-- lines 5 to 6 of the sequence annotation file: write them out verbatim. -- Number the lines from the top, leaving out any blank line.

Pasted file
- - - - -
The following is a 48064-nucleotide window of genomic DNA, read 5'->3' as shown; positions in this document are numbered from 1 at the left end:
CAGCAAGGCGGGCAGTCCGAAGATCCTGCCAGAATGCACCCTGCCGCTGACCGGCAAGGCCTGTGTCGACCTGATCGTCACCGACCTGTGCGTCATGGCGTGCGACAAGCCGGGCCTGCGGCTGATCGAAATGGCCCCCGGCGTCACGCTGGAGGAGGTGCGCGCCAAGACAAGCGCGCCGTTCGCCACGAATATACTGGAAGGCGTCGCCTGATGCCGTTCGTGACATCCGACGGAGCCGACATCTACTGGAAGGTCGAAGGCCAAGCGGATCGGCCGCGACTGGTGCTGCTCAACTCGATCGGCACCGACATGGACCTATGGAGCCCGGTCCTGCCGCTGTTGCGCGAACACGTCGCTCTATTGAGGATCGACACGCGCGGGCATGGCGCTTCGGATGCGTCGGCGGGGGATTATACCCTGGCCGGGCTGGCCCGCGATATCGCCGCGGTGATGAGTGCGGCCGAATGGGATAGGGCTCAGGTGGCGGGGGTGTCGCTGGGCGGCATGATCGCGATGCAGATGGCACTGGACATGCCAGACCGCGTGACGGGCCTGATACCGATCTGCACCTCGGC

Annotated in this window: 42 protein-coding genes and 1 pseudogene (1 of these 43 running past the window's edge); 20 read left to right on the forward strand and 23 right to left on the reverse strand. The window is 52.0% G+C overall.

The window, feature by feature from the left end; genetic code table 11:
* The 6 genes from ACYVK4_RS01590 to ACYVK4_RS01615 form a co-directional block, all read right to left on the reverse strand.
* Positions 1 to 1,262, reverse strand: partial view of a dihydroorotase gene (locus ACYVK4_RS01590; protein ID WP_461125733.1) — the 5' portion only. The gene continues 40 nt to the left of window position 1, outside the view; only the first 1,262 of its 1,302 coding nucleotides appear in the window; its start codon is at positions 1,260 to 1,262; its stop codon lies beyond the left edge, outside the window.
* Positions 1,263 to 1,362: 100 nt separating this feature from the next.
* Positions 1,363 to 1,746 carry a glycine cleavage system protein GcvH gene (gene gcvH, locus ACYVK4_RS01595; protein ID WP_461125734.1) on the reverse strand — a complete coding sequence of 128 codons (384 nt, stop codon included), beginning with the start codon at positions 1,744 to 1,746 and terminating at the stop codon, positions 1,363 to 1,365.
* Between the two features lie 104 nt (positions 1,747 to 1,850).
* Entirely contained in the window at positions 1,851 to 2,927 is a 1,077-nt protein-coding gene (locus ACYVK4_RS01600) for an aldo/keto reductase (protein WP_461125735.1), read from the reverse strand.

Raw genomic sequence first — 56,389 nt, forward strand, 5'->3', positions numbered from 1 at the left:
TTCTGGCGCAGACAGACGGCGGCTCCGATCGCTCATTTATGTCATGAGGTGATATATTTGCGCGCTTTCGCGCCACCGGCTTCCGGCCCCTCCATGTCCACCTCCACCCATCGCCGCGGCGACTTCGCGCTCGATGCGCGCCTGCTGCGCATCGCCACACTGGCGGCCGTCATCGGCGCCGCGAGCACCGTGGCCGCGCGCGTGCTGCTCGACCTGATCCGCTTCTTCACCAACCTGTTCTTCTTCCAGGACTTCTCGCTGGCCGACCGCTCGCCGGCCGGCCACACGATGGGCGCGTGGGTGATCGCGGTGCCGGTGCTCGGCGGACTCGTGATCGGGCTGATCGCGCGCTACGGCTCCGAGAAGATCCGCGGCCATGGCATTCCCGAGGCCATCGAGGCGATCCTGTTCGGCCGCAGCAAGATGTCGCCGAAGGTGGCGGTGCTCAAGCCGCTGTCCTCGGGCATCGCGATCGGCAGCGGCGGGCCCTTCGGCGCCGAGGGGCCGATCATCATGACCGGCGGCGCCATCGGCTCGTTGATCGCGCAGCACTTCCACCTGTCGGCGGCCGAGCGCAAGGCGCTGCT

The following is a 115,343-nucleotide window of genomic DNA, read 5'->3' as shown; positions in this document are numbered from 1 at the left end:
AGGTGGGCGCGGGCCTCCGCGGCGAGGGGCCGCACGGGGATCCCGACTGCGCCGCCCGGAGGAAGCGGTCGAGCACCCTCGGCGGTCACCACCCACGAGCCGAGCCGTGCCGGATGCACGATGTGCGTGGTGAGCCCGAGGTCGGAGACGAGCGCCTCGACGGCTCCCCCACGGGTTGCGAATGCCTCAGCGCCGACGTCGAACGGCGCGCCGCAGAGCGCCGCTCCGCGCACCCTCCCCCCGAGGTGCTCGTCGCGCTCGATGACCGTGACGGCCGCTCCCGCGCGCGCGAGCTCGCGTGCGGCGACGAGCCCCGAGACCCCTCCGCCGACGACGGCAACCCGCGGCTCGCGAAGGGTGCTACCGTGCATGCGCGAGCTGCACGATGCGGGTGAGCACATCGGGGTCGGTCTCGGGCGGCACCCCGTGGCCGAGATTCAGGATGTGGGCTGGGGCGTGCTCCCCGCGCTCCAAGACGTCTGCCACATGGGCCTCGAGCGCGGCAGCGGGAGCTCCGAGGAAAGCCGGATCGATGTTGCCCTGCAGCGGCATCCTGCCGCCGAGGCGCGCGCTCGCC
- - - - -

* The 6 genes from ACYVK4_RS01590 to ACYVK4_RS01615 form a co-directional block, all read right to left on the reverse strand.
* Positions 1 to 1,262, reverse strand: partial view of a dihydroorotase gene (locus ACYVK4_RS01590; protein ID WP_461125733.1) — the 5' portion only. The gene continues 40 nt to the left of window position 1, outside the view; only the first 1,262 of its 1,302 coding nucleotides appear in the window; its start codon is at positions 1,260 to 1,262; its stop codon lies beyond the left edge, outside the window.